|Barked: Thu Jul 4, '13 11:18am PST |
|Firstly, I have to agree with Sabi. After much experience with them, you ABSOLUTELY MUST start as you mean to continue. Do NOT allow one behavior one day and not the next - it's unfair, and often leads to a power struggle. These dogs are BIG babies and LOVE their people, they bond very strongly with them, but they do not handle mistreatment well. They need a firm, but kind leader, who will show them respect, while teaching them what you expect of them. They are very strong physically, and mentally, and are better off with experienced owners. I have worked with Rotts who ended up with issues due to owner neglect or mistreatment, and it's absolutely possible, however, keep in mind each dog is INDIVIDUAL and how one will turn out may not be how another would turn out were it in the same scenario.
They can be stubborn, absolutely, but they're ALSO eager to please those they bond with. They adore their owners and show an undying loyalty to them when they bond with them. At such a young age, it would be MUCH easier to work with her NOW to overcome any issues these people may have created, than it would be at a much older age, were she more set in her ways. Fear based aggression can be worked with, but it depends on the dog. Some dogs only learn to tolerate, begrudgingly, strange people in their space, while others learn to accept it and that it means good things. Maya learned to tolerate, but was still fearful of certain situations or people. Regan learned to accept people into her space and was very pushy about wanting affection.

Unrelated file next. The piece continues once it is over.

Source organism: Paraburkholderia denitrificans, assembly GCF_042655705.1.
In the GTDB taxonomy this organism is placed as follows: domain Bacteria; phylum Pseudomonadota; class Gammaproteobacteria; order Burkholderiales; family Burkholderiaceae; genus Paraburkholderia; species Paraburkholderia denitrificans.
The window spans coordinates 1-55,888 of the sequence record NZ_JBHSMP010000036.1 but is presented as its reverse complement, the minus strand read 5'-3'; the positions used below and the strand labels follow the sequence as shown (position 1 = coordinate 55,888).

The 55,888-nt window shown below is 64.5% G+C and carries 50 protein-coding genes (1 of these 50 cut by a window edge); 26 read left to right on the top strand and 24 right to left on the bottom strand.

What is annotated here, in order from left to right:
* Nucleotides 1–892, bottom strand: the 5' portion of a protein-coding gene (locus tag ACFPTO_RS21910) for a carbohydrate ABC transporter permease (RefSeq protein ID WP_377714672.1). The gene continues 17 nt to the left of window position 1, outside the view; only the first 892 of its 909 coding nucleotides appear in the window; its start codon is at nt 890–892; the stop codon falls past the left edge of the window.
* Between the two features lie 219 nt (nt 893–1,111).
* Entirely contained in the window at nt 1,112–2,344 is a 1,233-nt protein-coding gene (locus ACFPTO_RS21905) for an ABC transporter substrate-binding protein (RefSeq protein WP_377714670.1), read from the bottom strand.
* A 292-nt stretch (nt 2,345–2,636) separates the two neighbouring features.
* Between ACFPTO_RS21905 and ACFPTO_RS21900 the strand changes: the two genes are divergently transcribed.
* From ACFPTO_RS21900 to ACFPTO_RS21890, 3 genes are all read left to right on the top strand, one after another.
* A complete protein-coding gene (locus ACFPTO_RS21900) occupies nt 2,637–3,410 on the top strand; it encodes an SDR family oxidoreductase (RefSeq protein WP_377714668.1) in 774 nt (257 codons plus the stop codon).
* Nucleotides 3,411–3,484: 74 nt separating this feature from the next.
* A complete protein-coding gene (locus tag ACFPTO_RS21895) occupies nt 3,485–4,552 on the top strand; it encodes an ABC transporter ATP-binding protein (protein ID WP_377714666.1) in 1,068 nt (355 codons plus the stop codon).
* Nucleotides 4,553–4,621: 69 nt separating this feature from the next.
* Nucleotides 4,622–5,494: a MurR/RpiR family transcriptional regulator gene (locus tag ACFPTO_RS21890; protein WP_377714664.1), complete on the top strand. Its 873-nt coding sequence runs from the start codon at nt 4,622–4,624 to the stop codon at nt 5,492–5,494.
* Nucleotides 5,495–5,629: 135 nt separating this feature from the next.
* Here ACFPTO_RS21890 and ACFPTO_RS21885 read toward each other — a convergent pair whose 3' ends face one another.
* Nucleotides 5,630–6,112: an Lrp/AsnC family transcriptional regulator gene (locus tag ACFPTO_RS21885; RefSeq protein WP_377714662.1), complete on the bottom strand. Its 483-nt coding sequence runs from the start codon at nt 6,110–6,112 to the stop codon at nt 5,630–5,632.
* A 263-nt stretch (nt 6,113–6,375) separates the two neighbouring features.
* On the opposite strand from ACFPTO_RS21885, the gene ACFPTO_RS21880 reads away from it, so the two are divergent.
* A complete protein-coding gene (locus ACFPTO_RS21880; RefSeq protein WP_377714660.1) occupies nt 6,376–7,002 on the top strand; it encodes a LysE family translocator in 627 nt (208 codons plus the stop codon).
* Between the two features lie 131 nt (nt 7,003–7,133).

Giving her CLEAR expectations from the beginning, remaining consistent and positive in your training, and working with her and exercising her properly on a daily basis should help her to easily come around. I feel ANY dog who is being ridden around by a child has the right to bite if warning signals did not work and the adults would not step in to right the situation. NO DOG SHOULD HAVE TO TOLERATE THAT KIND OF BEHAVIOR, EVER. My own boy Charlie is incredibly tolerant of children - loves them even, but I would EXPECT him to bite a child if they were incessantly harassing him and riding him around like a horse.
A job will really help her to bond with you, give her confidence, give her positive outlets for her brain, and help you to learn what works for her and what doesn't in terms of training. I would start with a basic obedience class first, and then look into something else afterwards, whether that be nose work or something else that she might do well in. You'll discover where her strengths and weaknesses are when you get her.
I absolutely would rescue a Rottweiler again, and again. They're harder to earn forgiveness from, yes, but they are so incredibly worth it in the end when it's earned.
Rocko - I do not find they are more prone to aggression as they get older, so much as they become SORE and LESS TOLERANT. This DOES NOT equal aggression. Any dog with arthritis, or hip dysplasia will show signs of intolerance and crankiness. I have never known one WITHOUT health issues to show ANY aggression whatsoever simply because they got older. Aggression due to neglect, mistreatment, or health problems, absolutely, but I've never known one to become aggressive simply due to old age and that blanket statement offends me a little.
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